MME: The financial sector has always had a guarded approach to speaking with the press, but you say firms have been unusually shy of the media as of late. How do you explain this trend?

Sondhelm: When it comes to mutual fund managers, yes they are guarded, but they don't have as many strict requirements for speaking with the press as upper management does.

Back in the late 1990s, when performance was going up, mutual fund managers were thrilled to talk to anybody because the odds were the story would be pretty flattering and generate sales. But now with Eliot Spitzer's investigations and flat performance, there's a lot of issues that would make fund managers resist the media.

Aside from the current climate, past bad experiences can lead many fund companies to avoid or resist dealing with the news media. Maybe they were misquoted or were frustrated because they spent significant time with a reporter without being quoted. Another big issue for fund companies is when a reporter calls for a specific story line. What many managers really want to talk about is their fund, their fund company and their investment philosophy.

It's very frustrating, so a lot of fund managers resist the process because they don't understand how to change being on the receiving end of inquiries. When that's the case, when a reporter comes to them for a certain story line, the reporter's in charge and it doesn't make it a whole lot of fun for the fund manager. It can even be scary for some, as well.

MME: Why is effective media coverage essential to a successful marketing strategy?

Sondhelm: The obvious reason is visibility. It helps attract and retain investors. You see it all the time when a reporter calls a fund manager, writes a flattering story and the fund's phones ring off the hook.

It also helps retain investors when your fund is not doing well and a client is thinking of taking money out of the fund. If you're talking about the fund and that you may be underperforming but are sticking to your strategy, you show you are in control of your portfolio, thinking long term and conveying all the basic messages. At least investors will think you are steering the ship.

Everybody in the sales and marketing departments of fund companies and in the organization overall are hungry for these articles. They energize the sales team. I was talking to a big fund company last week and they told me the No. 1 request from wholesalers is new positive news articles. The most recent news article they have is from 2002, but they're still using that article for their wholesalers. That's all they have.

And it's not just the wholesaling channel, it's also the 401(k) and institutional channels. Third-party endorsements really add credibility to their sales and marketing efforts. One of our clients just got a feature article in Barron's and they ordered 10,000 reprints to use.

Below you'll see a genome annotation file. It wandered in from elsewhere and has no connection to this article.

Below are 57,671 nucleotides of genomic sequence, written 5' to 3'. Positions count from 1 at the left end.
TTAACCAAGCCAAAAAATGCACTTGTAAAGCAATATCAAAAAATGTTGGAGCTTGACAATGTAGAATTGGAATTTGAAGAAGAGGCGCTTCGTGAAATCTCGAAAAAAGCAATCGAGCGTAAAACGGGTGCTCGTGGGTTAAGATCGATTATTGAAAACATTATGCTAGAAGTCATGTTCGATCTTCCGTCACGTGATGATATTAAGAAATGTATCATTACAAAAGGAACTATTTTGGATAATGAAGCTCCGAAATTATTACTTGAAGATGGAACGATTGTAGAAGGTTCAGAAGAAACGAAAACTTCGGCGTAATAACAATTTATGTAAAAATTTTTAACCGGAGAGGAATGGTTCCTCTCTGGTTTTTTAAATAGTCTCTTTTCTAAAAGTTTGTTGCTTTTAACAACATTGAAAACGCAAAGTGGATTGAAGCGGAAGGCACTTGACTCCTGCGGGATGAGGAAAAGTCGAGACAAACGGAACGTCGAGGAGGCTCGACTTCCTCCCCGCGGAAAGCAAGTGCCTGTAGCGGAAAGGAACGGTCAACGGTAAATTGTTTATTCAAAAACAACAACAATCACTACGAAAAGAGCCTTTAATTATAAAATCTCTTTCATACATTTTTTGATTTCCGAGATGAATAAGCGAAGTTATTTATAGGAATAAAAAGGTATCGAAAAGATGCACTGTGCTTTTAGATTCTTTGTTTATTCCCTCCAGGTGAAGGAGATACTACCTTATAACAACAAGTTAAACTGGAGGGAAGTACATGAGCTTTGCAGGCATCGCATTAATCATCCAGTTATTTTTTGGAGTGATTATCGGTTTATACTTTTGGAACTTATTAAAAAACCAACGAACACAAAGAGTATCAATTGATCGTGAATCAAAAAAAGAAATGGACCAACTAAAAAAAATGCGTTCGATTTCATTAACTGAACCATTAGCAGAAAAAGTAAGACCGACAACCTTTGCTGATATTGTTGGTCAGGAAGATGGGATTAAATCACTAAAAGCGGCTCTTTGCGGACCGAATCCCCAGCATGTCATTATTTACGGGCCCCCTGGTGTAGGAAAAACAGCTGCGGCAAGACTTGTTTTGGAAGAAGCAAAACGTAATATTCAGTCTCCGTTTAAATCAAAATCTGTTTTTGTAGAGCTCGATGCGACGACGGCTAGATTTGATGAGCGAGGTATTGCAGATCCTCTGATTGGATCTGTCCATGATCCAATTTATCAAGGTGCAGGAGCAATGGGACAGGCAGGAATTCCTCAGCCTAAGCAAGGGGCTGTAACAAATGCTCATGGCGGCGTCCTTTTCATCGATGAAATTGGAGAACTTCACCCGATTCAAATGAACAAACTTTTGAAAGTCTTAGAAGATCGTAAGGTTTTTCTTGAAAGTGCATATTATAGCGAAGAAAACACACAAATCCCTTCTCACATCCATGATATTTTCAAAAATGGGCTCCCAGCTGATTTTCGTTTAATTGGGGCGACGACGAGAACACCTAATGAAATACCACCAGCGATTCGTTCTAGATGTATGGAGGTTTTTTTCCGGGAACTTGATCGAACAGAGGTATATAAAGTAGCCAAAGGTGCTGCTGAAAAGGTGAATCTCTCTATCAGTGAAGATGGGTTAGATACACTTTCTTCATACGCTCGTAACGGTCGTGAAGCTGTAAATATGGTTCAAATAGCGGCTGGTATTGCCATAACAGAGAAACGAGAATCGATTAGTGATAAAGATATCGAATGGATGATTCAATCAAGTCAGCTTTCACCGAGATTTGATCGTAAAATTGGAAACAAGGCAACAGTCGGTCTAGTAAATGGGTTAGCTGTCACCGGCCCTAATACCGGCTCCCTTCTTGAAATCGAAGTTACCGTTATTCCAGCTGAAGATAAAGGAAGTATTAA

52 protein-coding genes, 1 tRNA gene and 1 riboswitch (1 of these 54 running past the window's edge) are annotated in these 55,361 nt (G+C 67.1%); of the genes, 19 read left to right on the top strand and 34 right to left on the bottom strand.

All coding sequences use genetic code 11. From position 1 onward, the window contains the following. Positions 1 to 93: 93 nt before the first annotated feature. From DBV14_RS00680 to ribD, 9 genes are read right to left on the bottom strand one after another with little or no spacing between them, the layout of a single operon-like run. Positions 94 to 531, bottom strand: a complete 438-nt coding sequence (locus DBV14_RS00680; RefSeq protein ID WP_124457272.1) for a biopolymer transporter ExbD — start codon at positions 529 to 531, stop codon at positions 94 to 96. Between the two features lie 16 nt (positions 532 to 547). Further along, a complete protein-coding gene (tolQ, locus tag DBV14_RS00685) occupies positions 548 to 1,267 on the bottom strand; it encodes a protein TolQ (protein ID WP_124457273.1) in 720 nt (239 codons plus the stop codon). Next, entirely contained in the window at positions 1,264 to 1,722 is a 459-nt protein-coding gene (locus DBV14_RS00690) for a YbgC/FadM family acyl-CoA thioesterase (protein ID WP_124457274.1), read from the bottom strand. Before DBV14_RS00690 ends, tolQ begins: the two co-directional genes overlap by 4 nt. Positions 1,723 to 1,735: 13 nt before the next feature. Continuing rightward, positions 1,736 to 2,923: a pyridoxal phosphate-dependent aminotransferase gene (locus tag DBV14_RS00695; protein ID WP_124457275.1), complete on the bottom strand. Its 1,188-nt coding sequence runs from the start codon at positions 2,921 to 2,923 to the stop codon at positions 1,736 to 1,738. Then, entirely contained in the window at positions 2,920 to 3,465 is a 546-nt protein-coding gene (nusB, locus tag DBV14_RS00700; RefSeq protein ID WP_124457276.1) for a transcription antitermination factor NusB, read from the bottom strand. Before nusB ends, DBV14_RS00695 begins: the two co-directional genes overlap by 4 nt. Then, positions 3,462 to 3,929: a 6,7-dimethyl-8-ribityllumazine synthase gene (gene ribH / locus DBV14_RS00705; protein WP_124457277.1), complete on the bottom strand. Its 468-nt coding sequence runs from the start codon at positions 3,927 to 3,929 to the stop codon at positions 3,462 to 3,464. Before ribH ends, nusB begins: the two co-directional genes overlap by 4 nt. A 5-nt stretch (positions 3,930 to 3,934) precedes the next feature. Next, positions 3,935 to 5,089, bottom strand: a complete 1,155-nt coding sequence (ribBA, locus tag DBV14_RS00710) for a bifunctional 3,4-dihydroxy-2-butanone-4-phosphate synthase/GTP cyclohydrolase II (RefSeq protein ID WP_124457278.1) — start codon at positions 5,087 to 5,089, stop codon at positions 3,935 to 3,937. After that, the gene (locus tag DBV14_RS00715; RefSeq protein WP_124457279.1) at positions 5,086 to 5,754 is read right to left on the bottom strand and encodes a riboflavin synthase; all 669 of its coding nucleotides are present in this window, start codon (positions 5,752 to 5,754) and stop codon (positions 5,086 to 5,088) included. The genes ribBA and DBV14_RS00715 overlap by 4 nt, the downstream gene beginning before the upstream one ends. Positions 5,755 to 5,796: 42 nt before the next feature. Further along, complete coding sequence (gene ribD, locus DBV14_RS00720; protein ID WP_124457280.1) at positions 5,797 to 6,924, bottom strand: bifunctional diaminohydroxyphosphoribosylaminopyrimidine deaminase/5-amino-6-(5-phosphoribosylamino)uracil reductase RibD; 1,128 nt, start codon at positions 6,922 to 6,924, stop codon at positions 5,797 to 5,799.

The publicity on the mutual funds is used across distribution channels, including private accounts. It's often the same money manager who manages both the fund and the private account, so it's the same strategy, same people and you can cross over and leverage those articles for your institutional business. Many times we hear that the fund doing the publicity is really helping to speed up the sales process and add credibility to the institutional business. If you ask an institutional salesman why they won an account, it's typically because of performance or the relationship, but if they lose, it's typically because of the brand. "Nobody's heard of us," they'll say. So, leveraging your mutual fund for publicity is an excellent way to attract institutional money.

MME: You run a media boot camp to teach firms to better interact with the press. What is the main message you try to convey?

Sondhelm: You are not running a successful media program if you're resisting the media. Currently, the whole goal of the program is to help managers and firms to feel comfortable and stop turning down interview requests. We help them sound smart and look good so they can talk about their product.

There are a couple of keys to this, the first being the message. A lot of companies have been using a message, a story, an investment philosophy for decades and it never changes. Sometimes they need an outside perspective to come up with messages that sell. And it's not just about having the messages in written form. It's how you communicate those messages. Typically, fund companies have many spokespeople, and many times they're telling different stories. So first, we want to put everybody on the same page.

Then we want to help people to cut their answers to an appropriate amount of time while still providing a lot of meat in their answers. We work with the fund managers to help them realize that it's about give and take. The reporter has needs, and managers have needs. Yes, you have to answer the question, but you can steer the conversation in a way that benefits you.